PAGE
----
i’m writing my thank you letter to the universe today.

65% cacao
crystallized ginger
kimono
crinkle smile
smile of a rider
tea that feels like a best friend
the way people show up when you need them
a profound sense of loneliness that turns into gratitude
the idea of creating oneself
rocking chairs
the first time i wore my chunky sweater
softpants that i won’t return to my best friend
consistency that i created for myself
my soul wandering around on different continents and throughout different states
devouring books
devouring life
remembering what it feels like to cook again
typewriters

my chest of drawers was made by a cabinet maker in jackson, georgia. his handiwork could be seen throughout my parents house, the second one they built, the one with the icemaker and the 14 foot ceilings and the spiral staircase and the unfinished basements with the rollerskates. there, we had homechurch, a word which carries the taste of monkey bread and breakfast casserole and the really good orange juice. those tastes carry the feeling of being put to bed after i listened to my mother and her friends play scrabble and of knowing that the adults in the room were genuinely loving towards each other. you can taste love when you’re a child- it feels like warm marshmallows in s’mores and orange medicine sliding down your throat. you can also taste hate, which i imagine to taste metallic and a little soured, like yogurt that has gone bad.

the chest of drawers, made by the craftsman that installed my mother and father’s builtin closet, had tiered drawers; the bottom was the largest. my tinkerry tottery childhood self collected things from here and there. craft project scraps went in the drawer, sparkly things, yarn and stickers and colored pencils and books and journals and

i saved obsessively. as if it were my profession, and looked through the drawer on occasion to familiarize myself with the contents of my musings. i’d rediscover the bright piece of metal that i made in kindergarten, pounding out the shape of a lamb with a nail and hammer until I was satisfied.
now i’m thinking of the wonderful things that i’ve collected along the way, just noticing. just picking up off the side of the street, putting it into the pocket in my dress. it’s the way that elsa lines up her toys in a row and talks to all of them (i’m sure) as she’s doing that. it’s the way that my family plants zinnias in their garden. it’s the new gingko tree that i notice on every walk that i go on. i pick these things up- like the kiwi phrases and the way my friend lauren beelines through the market or through busy streets. the same way my oldest cousin nathan beelines when we’re in a busy country. and it’s the same way that elsa busies herself with tasks.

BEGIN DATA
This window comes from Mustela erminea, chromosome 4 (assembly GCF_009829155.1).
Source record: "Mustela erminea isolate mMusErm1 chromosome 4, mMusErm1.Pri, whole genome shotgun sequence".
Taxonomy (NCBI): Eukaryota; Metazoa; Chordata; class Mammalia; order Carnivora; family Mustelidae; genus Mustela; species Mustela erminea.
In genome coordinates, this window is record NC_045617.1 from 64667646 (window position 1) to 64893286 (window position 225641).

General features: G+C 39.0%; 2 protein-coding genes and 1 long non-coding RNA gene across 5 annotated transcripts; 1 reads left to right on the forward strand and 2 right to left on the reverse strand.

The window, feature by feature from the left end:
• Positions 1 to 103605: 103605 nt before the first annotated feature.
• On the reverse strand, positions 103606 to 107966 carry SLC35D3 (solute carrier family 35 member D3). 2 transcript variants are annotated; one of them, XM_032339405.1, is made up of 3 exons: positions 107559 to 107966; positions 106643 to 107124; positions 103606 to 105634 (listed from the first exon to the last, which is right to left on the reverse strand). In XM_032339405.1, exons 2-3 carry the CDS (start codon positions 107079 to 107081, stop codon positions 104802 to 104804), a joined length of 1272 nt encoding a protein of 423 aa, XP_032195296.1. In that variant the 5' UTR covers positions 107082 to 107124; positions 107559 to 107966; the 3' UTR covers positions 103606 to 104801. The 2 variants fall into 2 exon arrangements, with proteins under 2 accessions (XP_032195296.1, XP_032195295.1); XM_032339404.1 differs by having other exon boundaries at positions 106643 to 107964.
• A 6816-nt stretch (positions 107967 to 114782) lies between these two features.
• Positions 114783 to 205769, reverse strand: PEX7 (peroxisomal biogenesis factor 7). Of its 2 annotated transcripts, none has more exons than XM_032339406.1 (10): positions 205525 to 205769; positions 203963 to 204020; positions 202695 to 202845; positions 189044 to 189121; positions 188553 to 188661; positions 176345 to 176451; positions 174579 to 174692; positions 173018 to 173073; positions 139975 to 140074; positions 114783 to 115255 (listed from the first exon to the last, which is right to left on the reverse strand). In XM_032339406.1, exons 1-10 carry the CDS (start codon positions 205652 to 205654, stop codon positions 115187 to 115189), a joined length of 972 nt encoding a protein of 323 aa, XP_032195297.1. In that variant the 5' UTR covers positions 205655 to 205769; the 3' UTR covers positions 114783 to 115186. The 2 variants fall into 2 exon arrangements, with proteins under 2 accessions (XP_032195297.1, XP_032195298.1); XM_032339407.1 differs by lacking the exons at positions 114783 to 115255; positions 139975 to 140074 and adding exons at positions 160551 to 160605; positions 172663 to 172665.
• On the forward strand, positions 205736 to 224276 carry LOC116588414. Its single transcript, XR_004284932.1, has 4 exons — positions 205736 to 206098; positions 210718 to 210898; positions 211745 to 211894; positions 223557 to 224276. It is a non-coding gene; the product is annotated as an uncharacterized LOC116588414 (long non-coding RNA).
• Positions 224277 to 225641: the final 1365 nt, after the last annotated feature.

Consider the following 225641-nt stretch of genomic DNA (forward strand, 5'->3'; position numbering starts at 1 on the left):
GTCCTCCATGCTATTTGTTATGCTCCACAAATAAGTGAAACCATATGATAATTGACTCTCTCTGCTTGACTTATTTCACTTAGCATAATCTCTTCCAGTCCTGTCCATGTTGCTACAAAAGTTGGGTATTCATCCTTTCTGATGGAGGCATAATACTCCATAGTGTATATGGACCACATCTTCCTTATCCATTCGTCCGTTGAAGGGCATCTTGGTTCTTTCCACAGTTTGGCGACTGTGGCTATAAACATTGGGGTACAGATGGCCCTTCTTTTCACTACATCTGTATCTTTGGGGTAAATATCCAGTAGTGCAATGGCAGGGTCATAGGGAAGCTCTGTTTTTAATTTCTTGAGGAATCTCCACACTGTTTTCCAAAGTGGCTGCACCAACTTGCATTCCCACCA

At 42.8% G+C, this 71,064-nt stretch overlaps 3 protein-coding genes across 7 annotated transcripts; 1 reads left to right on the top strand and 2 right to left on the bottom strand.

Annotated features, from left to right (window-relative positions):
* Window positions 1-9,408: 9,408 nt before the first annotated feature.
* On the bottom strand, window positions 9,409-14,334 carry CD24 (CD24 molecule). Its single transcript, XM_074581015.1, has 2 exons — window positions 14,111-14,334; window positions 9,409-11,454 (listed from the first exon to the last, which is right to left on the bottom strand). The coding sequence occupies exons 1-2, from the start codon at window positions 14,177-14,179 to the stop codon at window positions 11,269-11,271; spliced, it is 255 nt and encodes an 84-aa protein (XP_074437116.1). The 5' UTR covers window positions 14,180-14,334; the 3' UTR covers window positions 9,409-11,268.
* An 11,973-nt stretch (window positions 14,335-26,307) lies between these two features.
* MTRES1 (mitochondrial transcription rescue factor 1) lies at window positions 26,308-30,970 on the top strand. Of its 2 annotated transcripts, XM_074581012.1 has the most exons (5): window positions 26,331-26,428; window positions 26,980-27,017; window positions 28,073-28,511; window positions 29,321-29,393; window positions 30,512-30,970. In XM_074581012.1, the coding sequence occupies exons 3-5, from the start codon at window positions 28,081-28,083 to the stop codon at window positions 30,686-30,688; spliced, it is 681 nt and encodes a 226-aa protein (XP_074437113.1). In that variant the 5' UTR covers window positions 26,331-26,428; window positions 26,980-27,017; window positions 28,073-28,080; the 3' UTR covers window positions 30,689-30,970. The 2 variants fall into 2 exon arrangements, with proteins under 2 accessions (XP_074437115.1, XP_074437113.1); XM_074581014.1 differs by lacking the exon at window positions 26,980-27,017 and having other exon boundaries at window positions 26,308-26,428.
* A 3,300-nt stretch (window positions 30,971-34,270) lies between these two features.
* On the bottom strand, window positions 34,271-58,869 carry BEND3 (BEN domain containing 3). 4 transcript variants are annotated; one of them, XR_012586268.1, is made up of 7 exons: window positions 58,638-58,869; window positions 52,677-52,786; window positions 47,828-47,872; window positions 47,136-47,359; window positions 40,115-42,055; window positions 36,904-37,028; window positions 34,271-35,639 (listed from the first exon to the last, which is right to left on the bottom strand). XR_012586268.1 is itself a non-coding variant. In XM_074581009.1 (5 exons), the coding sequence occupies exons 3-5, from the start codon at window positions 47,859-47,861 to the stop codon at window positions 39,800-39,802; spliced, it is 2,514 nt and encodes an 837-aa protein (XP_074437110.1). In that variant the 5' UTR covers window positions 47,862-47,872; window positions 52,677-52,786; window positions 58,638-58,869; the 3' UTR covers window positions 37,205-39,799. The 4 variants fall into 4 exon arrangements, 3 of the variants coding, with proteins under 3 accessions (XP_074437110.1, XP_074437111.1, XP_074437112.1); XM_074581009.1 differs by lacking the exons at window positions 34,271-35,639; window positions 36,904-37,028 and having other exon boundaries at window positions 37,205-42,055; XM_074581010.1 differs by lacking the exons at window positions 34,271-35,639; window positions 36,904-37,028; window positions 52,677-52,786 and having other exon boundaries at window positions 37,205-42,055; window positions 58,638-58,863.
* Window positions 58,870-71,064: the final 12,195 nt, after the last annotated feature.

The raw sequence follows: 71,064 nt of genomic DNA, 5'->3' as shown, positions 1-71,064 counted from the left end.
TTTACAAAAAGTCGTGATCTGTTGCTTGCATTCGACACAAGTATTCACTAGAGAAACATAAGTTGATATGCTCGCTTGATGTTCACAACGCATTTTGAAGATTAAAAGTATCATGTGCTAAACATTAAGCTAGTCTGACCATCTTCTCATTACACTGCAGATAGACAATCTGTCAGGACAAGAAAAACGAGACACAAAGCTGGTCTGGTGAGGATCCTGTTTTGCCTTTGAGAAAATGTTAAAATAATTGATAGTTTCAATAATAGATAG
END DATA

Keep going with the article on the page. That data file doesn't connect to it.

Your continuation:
it’s the way joy tucks her hair behind her ear when she has something important to say and the twenty questions that my cousin asks a visitor to family reunions. its the cole slaw that my grandmother makes, and the way that baking soda is spelled ‘backing soda’ on a recipe that an old friend, the sister of my high-school sweetheart, wrote for me.

i pull out these treasures occasionally and turn them through my fingers, letting the gritty sand work through the fingers and searching for the voice that connects all of those things. you know when you see a pile of someone’s things and you suddenly feel like you know them a little better?

i’m still finding my voice, i know it’s buried in these treasures. in the smell of classic chapstick and orange tic tacs in my grandfather’s breast pocket. in the cheek kisses from my best friend. i’m gathering up gratitude on the side of the street, searching through boxes for the glinty sparkles of thank yous, and writing on postcards, sending them to strangers, and hoping they open their mailbox with a smile.

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